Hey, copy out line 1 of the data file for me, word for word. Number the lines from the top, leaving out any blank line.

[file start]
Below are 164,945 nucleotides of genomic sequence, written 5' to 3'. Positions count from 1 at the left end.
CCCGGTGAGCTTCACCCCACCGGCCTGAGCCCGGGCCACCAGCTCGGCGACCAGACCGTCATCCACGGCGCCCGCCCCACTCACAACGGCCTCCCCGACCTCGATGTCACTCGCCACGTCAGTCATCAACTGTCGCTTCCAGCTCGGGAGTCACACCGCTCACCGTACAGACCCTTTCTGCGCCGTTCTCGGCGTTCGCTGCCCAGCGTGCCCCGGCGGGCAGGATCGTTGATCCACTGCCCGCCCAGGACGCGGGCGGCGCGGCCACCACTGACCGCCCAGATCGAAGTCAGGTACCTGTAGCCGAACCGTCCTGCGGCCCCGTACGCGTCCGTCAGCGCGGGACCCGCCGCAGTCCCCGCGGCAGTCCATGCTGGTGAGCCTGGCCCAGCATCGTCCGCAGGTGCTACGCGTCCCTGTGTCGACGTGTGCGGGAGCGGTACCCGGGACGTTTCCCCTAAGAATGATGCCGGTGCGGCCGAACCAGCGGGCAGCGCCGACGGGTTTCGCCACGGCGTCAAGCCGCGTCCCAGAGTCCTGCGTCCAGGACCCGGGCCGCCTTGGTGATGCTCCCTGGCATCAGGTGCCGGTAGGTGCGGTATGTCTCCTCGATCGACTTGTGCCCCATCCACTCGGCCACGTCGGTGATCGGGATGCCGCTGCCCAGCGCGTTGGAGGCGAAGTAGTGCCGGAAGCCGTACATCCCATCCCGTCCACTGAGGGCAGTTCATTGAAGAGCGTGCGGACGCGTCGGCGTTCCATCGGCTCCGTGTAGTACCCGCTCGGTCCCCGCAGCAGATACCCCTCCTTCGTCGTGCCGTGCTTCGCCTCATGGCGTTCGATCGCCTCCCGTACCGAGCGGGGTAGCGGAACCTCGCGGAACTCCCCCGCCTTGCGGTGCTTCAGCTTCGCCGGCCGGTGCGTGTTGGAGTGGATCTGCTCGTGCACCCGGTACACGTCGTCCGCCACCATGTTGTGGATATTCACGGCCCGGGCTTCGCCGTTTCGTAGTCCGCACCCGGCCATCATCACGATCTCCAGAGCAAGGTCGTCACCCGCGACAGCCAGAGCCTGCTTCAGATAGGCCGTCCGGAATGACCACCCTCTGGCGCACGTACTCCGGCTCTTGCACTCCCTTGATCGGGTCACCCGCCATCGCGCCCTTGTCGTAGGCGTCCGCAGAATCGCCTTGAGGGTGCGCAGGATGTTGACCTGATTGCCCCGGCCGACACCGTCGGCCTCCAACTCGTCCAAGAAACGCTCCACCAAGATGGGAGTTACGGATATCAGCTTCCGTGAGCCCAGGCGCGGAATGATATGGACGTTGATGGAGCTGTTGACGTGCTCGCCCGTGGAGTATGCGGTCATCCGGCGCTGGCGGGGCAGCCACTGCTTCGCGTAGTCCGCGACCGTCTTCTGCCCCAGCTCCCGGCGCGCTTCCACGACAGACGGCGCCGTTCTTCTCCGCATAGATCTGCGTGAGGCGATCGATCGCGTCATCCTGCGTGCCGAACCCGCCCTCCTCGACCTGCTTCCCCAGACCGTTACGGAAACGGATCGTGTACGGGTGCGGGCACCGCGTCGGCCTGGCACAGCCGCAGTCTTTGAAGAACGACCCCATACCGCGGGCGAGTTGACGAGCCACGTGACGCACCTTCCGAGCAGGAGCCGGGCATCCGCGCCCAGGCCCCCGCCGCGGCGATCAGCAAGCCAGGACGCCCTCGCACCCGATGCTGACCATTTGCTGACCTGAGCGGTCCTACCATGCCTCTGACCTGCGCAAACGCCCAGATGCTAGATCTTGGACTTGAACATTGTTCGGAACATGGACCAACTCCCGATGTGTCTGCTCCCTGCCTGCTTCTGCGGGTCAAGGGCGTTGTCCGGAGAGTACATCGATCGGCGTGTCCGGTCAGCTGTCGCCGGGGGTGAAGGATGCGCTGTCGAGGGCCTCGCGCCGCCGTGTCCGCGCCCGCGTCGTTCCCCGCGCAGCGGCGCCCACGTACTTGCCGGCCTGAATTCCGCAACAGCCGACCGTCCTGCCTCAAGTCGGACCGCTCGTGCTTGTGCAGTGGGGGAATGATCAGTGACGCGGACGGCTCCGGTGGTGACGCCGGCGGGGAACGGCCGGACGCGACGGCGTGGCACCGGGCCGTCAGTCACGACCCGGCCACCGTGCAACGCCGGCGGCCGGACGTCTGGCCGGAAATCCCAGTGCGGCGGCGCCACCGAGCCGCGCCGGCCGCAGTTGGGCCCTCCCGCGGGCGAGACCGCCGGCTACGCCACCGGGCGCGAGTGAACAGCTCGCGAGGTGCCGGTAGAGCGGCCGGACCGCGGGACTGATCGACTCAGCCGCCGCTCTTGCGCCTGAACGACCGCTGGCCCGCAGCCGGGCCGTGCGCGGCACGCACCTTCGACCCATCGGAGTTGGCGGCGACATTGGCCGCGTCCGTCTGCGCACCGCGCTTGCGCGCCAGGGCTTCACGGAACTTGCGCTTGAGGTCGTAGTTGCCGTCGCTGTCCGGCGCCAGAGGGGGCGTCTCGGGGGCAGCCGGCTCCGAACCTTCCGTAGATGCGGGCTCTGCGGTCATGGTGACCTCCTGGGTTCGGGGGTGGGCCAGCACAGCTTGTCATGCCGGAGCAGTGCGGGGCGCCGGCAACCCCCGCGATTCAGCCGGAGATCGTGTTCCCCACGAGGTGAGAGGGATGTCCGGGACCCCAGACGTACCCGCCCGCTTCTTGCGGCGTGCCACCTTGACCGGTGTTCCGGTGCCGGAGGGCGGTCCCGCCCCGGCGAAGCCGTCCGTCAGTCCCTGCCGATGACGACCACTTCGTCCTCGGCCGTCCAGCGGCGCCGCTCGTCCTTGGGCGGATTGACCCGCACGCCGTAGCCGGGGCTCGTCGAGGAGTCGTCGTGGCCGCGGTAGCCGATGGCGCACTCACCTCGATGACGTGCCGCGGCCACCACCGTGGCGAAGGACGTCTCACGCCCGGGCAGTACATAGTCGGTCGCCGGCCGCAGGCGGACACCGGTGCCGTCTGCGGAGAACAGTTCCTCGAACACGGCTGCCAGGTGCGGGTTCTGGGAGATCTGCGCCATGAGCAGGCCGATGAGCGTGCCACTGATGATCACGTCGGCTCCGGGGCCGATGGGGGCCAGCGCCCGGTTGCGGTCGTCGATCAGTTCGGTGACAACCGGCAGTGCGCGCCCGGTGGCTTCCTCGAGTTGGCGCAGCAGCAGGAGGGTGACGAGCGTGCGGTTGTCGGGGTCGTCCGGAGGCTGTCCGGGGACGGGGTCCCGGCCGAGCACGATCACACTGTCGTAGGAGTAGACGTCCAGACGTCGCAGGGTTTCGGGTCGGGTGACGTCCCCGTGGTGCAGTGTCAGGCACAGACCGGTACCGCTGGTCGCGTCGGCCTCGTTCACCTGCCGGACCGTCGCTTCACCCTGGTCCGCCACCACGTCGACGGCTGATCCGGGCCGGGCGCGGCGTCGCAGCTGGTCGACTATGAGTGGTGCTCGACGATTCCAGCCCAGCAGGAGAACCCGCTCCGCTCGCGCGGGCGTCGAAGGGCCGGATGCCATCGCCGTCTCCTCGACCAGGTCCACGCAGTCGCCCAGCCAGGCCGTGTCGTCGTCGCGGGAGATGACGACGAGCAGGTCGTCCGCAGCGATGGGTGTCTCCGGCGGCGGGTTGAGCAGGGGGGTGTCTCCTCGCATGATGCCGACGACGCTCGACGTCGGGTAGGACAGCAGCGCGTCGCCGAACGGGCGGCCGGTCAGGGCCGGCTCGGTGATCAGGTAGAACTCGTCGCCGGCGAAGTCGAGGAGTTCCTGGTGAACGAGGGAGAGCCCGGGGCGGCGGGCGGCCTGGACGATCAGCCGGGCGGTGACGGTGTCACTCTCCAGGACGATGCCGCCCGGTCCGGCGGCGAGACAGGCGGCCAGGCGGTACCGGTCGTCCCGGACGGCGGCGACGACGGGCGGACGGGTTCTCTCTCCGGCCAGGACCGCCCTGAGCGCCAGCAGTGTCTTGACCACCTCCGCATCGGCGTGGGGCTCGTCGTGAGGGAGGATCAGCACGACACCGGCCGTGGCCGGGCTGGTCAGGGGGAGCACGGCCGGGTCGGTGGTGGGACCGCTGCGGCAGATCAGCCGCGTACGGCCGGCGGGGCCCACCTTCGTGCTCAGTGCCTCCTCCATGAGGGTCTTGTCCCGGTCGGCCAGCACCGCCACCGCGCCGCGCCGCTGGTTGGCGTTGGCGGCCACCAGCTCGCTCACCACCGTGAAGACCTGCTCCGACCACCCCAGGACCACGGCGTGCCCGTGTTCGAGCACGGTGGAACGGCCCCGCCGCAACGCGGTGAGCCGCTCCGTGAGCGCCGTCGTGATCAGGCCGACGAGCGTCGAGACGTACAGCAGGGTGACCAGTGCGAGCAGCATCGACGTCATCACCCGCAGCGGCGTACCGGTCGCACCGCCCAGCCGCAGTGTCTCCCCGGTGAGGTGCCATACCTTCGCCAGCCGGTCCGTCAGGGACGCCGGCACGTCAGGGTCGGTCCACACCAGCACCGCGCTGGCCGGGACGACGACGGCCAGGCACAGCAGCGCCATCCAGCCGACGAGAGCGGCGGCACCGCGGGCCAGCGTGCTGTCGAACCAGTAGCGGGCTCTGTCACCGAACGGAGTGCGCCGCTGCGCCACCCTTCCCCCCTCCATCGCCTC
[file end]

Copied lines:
Below are 164,945 nucleotides of genomic sequence, written 5' to 3'. Positions count from 1 at the left end.